Smudging at the Edmonton Public Library 

What is Smudging?

Smudging is a tradition, common to many Indigenous peoples, which involves the burning of one or more medicines gathered from the earth. Generally, smudging involves taking smoke into one’s hands and rubbing or brushing it over oneself or another.

The most common medicines used in a smudge are sweet grass, sage and cedar, though others like fungus may be used. Loose medicines in a shell or other container or with a sage bundle or braid of sweetgrass may be used for smudging. There are many ways and variations on how a smudge is done, even within Indigenous peoples in Alberta.

Smudging allows people to stop, slow down, become mindful and be centred. This allows people to remember, connect and be grounded in the event, task or purpose at hand. Smudging also allows people to let go of something negative. Letting go of things that inhibit a person from being balanced and focused comes from the feeling of being calm and safe while smudging. The forms of smudging will vary from nation to nation but are considered by all to be a way of cleansing oneself and sending prayers. Smudging is part of “the way things are done” and is part of living a good life for Indigenous peoples.

Why is Smudging in Library Spaces Important? 

EPL is dedicated to creating inclusive experiences, services and spaces for all customers from all walks of life. EPL recognizes that Indigenous people may face barriers to using library services. EPL operates on Treaty 6 Territory and the Homeland of the Métis Nation; being in good kinship with the original caretakers of the land is important.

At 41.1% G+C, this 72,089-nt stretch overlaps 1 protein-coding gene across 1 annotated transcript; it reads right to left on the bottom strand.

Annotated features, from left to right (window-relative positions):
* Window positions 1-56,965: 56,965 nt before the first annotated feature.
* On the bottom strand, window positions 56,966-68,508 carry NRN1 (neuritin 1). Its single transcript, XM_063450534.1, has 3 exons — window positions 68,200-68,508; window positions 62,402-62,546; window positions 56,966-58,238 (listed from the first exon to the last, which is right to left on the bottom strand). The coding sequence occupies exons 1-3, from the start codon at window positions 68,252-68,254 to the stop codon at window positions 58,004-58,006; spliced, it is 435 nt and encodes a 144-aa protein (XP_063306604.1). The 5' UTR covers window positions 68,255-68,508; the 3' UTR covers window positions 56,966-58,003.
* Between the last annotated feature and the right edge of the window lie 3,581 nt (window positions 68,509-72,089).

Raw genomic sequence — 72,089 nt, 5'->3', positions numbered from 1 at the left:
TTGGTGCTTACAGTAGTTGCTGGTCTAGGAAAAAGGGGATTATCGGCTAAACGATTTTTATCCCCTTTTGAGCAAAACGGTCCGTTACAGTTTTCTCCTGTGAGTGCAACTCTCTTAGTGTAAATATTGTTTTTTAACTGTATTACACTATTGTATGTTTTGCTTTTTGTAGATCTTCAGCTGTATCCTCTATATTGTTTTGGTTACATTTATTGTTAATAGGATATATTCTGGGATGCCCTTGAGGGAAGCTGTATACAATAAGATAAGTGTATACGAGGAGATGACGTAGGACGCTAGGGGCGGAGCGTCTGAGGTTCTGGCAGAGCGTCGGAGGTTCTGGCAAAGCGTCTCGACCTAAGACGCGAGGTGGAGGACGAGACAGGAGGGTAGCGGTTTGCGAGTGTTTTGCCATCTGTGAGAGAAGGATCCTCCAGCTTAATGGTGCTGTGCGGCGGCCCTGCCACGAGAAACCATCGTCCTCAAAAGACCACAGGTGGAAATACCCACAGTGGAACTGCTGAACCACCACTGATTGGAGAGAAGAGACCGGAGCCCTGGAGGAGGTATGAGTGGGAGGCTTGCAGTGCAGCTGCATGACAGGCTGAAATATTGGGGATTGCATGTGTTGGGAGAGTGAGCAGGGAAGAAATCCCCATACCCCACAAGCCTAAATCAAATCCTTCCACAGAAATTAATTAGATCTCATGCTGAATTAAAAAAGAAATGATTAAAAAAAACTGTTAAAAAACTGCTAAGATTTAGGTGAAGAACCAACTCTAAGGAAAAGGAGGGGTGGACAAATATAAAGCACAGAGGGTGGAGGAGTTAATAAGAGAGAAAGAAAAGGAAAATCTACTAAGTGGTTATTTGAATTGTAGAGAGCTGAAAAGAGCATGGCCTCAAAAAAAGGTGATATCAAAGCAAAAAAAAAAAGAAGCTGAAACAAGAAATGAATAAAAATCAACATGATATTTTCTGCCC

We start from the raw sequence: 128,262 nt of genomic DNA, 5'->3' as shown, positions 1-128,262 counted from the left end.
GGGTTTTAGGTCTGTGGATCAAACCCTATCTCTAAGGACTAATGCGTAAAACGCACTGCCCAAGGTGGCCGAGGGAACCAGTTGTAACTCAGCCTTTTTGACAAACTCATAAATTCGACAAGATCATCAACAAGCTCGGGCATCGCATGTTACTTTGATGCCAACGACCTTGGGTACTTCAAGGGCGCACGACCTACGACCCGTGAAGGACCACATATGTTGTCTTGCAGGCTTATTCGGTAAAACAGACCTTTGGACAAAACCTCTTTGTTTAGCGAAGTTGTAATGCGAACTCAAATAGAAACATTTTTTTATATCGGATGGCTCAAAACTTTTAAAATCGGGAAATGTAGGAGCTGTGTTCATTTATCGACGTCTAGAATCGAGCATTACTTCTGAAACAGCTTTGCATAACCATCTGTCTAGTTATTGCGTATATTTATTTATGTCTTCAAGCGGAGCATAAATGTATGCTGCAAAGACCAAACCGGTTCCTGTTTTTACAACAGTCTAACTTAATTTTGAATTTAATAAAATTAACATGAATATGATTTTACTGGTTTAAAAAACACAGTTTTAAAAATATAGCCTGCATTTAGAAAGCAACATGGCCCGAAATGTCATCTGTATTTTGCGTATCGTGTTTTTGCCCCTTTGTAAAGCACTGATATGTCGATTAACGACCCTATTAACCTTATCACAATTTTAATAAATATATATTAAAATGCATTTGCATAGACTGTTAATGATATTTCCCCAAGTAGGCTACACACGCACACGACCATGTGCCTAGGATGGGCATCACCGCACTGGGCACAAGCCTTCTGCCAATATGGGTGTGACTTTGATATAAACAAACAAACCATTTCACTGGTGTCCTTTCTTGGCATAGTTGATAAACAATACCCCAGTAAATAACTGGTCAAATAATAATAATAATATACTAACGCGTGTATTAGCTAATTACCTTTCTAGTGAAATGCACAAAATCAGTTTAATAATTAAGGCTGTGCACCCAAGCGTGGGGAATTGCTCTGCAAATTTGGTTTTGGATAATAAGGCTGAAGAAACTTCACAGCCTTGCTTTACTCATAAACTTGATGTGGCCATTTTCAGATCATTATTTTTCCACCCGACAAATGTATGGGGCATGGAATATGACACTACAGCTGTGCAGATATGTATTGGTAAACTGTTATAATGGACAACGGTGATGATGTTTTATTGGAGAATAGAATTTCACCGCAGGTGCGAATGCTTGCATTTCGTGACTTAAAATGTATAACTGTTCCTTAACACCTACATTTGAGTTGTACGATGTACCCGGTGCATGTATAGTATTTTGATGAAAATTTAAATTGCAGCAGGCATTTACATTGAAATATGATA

EPL branches are important public spaces to gather, hold ceremonies, attend programs and find support and resources and we work to ensure that Indigenous customers feel welcomed in our spaces. As such, smudging is supported at all branches. These guidelines provide baseline cultural information for staff on pipe ceremonies and smudging, as well as procedures that enable both to occur in EPL branches during EPL-led programming, partner programming, or room rentals.

Where can I smudge at EPL locations? 

Since 2020 smudging has been offered at PÎYÊSÎW WÂSKÂHIKAN in Stanley A. Milner and has gained significant popularity among visitors. Recognizing this and the importance of smudging within the library setting, EPL has purchased three portable air purifiers to enable smudging at EPL branches. This means that we will be able to smudge at EPL programs and the public will be able to smudge during room rentals.

This initiative is rooted in our community-led service philosophy and is in response to the ongoing feedback on the growing interest in smudging and the request for additional locations to provide this practice within the City of Edmonton. With limited ceremony spaces available in Edmonton, we aim to provide more opportunities for individuals to engage in smudging and foster a culture of shared learning. We will continue to engage with the community about this practice.


PÎYÊSÎW WÂSKÂHIKAN, also known as Thunderbird House, is a dedicated Indigenous space at the Stanley A. Milner Library. It is the result of years of engagement with Indigenous communities, Elders and knowledge keepers, serving as a sacred space for ceremonies, cultural gatherings and other community events. When not in use for an EPL-led class or event, the space is available for public use, including private ceremonies and events. PÎYÊSÎW WÂSKÂHIKAN was designed as a smudging and ceremony space and has a smoke eater that runs on manual operation.  

You can book an appointment with our Elder-in-Residence, Elder Jo-Ann Saddleback or come to one of the ceremonies or drop-in smudging times available in the space. 

Where can I learn more?  

To learn more about smudging, we recommend the following resources:  


Smudging - MacEwan University 

Medicine Teachings with Elder Francis Whiskeyjack - City of Edmonton

Protocol and Smudging - Sylvia McAdam